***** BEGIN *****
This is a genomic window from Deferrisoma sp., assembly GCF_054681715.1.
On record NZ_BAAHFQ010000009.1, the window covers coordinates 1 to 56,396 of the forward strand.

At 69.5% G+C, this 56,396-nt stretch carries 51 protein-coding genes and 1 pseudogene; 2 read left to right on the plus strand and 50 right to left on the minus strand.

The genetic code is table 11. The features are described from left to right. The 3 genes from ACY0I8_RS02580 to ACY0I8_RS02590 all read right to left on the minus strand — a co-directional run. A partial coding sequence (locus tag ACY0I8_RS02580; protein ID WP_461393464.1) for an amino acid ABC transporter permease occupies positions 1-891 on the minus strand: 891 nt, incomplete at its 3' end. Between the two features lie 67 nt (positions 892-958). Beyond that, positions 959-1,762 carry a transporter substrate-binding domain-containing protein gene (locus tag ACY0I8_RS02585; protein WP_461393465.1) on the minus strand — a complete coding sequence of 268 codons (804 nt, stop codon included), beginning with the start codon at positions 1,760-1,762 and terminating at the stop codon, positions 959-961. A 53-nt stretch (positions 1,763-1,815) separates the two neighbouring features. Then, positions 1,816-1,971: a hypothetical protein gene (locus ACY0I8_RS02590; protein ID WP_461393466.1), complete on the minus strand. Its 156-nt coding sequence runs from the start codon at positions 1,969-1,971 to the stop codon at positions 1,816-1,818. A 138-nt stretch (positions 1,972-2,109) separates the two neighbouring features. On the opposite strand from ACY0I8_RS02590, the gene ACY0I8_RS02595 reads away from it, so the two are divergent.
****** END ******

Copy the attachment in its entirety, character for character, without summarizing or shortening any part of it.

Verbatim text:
This is a genomic window from Deferrisoma sp., assembly GCF_054681715.1.
On record NZ_BAAHFQ010000009.1, the window covers coordinates 1 to 56,396 of the forward strand.

At 69.5% G+C, this 56,396-nt stretch carries 51 protein-coding genes and 1 pseudogene; 2 read left to right on the plus strand and 50 right to left on the minus strand.

The genetic code is table 11. The features are described from left to right. The 3 genes from ACY0I8_RS02580 to ACY0I8_RS02590 all read right to left on the minus strand — a co-directional run. A partial coding sequence (locus tag ACY0I8_RS02580; protein ID WP_461393464.1) for an amino acid ABC transporter permease occupies positions 1-891 on the minus strand: 891 nt, incomplete at its 3' end. Between the two features lie 67 nt (positions 892-958). Beyond that, positions 959-1,762 carry a transporter substrate-binding domain-containing protein gene (locus tag ACY0I8_RS02585; protein WP_461393465.1) on the minus strand — a complete coding sequence of 268 codons (804 nt, stop codon included), beginning with the start codon at positions 1,760-1,762 and terminating at the stop codon, positions 959-961. A 53-nt stretch (positions 1,763-1,815) separates the two neighbouring features. Then, positions 1,816-1,971: a hypothetical protein gene (locus ACY0I8_RS02590; protein ID WP_461393466.1), complete on the minus strand. Its 156-nt coding sequence runs from the start codon at positions 1,969-1,971 to the stop codon at positions 1,816-1,818. A 138-nt stretch (positions 1,972-2,109) separates the two neighbouring features. On the opposite strand from ACY0I8_RS02590, the gene ACY0I8_RS02595 reads away from it, so the two are divergent.